Whether women are exclusively nursing, pumping, or choosing a combination of both, they need proper nutrition to support an increased demand for both macro- and micronutrients. Eating a nutritious diet during the postpartum period can help optimize a mothers’ energy levels and mood, both of which are commonly impacted as a result of by loss of sleep and fluctuating hormones.
In general, a healthy diet includes a variety of foods with a focus on protein, fiber, healthy fats, fruits, and vegetables. Prioritizing a healthy eating routine may not seem like the easiest or most pressing thing during this period, but it is crucial for both a new mom and her baby. Working with your physician and dietitian may be incredibly helpful in establishing a new balance between caring for your newborn and yourself.
The Importance of Protein During Breastfeeding
Just like during pregnancy, there are increased nutrient demands during breastfeeding. It’s recommended that nursing women consume approximately 450-500 additional calories per day and an extra 25 grams of protein to meet the demands of breastfeeding. [1, 2]
The normal recommendation for protein intake is 0.8 grams of protein per kilogram of body weight per day. This recommendation is increased to 1.1 grams of protein per kilogram of body weight per day for breastfeeding women. A 2020 study suggests the requirement could even be as high as 1.5 grams of protein per kilogram of body weight per day. 
Protein provides amino acids, which are the building blocks of muscles, hair, skin, nails, and connective tissues. It is essential for healthy development, growth, and preservation of muscle mass. [1, 4]
Without adequate nutrition, breastfeeding women may notice changes to their health, mood, and energy levels. They also run the risk of nutrient deficiencies since women’s bodies will automatically pull nutrients from maternal reserves (i.e. fat and muscle) in order to produce nutrient-packed breast milk. [1, 4]
Usually protein needs can easily be met with foods like meat, poultry, fish, eggs, dairy, tofu, and beans. Not all parents have the time, ability, or desire to prepare these protein rich foods—especially during the first few months after birth while your body is healing and you’re adjusting to a newborn’s schedule.
Whey Protein Powder and Breastfeeding
Supplementing with whey protein while breastfeeding is a convenient solution. Whey comes from dairy and is considered a complete protein, meaning it contains all nine essential amino acids.
Whey protein is usually well tolerated and easily digested, even for individuals who experience mild digestive upset after eating dairy (aka lactose intolerance). This makes whey a great option for women who find their digestive systems are more sensitive while breastfeeding or are experiencing postpartum food aversions.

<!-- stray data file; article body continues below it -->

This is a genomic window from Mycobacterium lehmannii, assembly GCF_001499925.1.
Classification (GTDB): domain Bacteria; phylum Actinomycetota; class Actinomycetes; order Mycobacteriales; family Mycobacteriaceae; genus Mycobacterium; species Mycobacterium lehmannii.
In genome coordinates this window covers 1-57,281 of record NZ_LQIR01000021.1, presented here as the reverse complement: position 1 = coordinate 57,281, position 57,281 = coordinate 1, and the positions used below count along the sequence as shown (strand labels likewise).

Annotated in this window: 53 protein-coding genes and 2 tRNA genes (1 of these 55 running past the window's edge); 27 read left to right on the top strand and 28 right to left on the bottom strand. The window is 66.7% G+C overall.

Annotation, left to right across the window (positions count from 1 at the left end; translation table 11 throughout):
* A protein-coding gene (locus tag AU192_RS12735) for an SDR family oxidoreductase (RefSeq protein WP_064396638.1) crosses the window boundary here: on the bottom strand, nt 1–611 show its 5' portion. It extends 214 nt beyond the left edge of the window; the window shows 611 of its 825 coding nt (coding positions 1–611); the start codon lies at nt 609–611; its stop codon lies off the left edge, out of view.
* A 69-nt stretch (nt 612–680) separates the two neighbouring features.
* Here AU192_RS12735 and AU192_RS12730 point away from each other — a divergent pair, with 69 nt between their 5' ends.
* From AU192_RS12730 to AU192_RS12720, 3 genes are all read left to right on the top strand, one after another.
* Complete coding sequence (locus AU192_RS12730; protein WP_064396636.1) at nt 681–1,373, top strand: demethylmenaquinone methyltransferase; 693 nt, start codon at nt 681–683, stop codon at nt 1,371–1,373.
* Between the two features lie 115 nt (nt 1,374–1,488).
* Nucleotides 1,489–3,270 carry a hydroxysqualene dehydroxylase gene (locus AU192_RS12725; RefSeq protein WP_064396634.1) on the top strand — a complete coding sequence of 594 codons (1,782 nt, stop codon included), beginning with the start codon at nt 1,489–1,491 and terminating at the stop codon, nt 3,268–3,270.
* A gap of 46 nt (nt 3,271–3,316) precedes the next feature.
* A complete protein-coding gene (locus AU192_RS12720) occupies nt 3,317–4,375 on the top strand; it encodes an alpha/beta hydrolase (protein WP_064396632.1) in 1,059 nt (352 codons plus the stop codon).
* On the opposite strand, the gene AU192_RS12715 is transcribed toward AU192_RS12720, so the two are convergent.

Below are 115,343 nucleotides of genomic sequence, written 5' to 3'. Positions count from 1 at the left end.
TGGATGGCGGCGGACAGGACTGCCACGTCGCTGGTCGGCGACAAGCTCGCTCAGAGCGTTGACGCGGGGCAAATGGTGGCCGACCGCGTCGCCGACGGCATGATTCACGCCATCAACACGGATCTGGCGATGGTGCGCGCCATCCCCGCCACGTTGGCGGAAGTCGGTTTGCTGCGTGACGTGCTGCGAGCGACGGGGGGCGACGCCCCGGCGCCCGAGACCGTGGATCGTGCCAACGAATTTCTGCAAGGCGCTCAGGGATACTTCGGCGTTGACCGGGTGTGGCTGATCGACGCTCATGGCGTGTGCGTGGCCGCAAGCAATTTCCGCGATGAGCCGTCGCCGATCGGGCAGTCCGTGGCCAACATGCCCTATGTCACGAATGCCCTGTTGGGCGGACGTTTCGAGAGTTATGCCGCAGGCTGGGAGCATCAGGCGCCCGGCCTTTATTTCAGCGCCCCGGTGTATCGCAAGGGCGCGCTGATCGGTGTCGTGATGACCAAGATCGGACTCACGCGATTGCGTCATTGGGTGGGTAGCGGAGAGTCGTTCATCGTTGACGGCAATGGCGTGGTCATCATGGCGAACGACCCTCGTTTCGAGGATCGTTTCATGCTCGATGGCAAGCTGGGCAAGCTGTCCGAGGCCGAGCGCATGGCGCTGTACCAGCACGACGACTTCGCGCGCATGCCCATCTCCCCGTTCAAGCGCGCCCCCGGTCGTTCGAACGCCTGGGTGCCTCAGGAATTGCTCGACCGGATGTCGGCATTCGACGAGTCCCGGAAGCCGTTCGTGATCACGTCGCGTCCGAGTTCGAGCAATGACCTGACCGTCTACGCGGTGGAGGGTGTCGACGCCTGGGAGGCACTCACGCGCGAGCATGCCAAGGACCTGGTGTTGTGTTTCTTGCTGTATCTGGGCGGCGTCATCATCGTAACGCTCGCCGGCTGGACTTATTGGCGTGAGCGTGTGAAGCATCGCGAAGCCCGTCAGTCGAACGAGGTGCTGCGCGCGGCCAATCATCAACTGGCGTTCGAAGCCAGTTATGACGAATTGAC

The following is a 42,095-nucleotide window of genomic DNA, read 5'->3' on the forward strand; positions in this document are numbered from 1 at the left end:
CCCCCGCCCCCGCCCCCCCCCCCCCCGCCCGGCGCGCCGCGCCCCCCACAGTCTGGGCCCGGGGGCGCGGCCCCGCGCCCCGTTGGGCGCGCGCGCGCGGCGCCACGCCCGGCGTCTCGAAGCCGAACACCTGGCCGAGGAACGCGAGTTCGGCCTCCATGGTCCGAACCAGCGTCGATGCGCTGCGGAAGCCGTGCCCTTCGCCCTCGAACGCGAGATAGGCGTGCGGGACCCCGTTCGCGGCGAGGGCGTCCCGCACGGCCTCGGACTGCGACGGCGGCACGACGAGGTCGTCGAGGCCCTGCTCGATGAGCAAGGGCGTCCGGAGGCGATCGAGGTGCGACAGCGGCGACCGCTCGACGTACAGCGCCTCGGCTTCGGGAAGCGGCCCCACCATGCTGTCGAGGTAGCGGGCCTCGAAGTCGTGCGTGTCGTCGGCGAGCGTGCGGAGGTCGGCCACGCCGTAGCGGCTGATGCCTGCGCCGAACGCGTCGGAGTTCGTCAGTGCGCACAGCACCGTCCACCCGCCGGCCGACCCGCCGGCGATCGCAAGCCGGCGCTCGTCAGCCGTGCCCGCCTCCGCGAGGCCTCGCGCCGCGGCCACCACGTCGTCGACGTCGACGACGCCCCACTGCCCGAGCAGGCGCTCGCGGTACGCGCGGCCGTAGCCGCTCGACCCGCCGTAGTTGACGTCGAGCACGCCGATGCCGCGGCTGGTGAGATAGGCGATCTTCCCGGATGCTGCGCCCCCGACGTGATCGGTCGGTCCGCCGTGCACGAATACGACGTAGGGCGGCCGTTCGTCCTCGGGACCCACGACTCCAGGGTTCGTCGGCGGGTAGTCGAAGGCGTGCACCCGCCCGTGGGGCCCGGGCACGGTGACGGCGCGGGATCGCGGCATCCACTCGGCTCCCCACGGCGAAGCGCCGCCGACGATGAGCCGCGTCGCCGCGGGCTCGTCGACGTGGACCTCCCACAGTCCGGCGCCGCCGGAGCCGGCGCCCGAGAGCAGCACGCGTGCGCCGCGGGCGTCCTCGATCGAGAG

You can make a quick shake by simply mixing a whey based protein powder and your liquid of choice (ex. water, cow’s milk, milk alternatives) as your only protein shake ingredients. However, blended shakes and smoothies don’t take much more effort to make and are a great way to incorporate a variety of foods and nutrients to support breastfeeding.
Here are some ideas that may help add some variety to your favorite whey protein shake ingredients:
- Fresh or frozen fruit
- Berries, bananas, citrus, cherries, pineapple, and mango
- Provides fiber, vitamins, and antioxidants
- Fresh or frozen leafy greens
- Spinach, kale, swiss chard, etc.
- Provides key nutrients including folate, calcium, and iron
- Healthy fats
- Avocado, peanut or almond butter
- Provides omega fats, promotes heart health, facilitates absorption of fat-soluble vitamins
- Ground flax seed, chia seeds, psyllium husks, quinoa
- Good source of omega-3 fatty acids, promotes gut health and regularity
- Good source of fiber and B vitamins, help keep you feeling full/satisfied longer, lowers cholesterol
- Milk or yogurt
- Good source of calcium and vitamin D, further optimizes your protein intake, adds a more smooth and creamy texture to your shake
Choosing a Whey Protein Powder While Breastfeeding
Whey protein powders often contain other ingredients, such as sweeteners, flavoring, or preservatives. Breastfeeding women want to look for a whey protein, such as Vital Whey, that is made without artificial ingredients and free from extras, like herbs, caffeine, and other stimulants, geared toward gym-goers.
Reading the ingredient label can help you choose a whey protein that comes from high-quality sources and doesn’t have unnecessary ingredients.
You’ll also want to check the serving size and nutrition facts label so you know how many grams of protein you’ll get per scoop of powder. A whey powder that provides 15-20 grams of protein per serving can help you easily increase your daily protein intake by adding a scoop or two of protein to a smoothie.
It’s also a good idea to speak with your primary healthcare provider before starting a whey protein powder to be sure the supplement you choose is right for your needs during breastfeeding.
- Kominiarek, Michelle A., et al. “Nutrition recommendations in pregnancy and lactation.” Medical Clinics of North America, November 2016, https://www.ncbi.nlm.nih.gov/pmc/articles/PMC5104202/
- “Diet considerations for breastfeeding mothers.” Centers for Disease Control and Prevention, 2021, https://www.cdc.gov/breastfeeding/breastfeeding-special-circumstances/diet-and-micronutrients/maternal-diet.html
- Rasmussen, Betina, et al. “Protein Requirements of Healthy Lactating Women Are Higher Than the Current Recommendations.” Current Developments in Nutrition, Volume 4, Issue Supplement 2, June 2020, https://academic.oup.com/cdn/article/4/Supplement_2/653/58451454.
- “Meeting Maternal Nutrient Needs During Lactation.” Institute of Medicine (US) Committee on Nutritional Status During Pregnancy and Lactation, 1991, https://www.ncbi.nlm.nih.gov/books/NBK235579/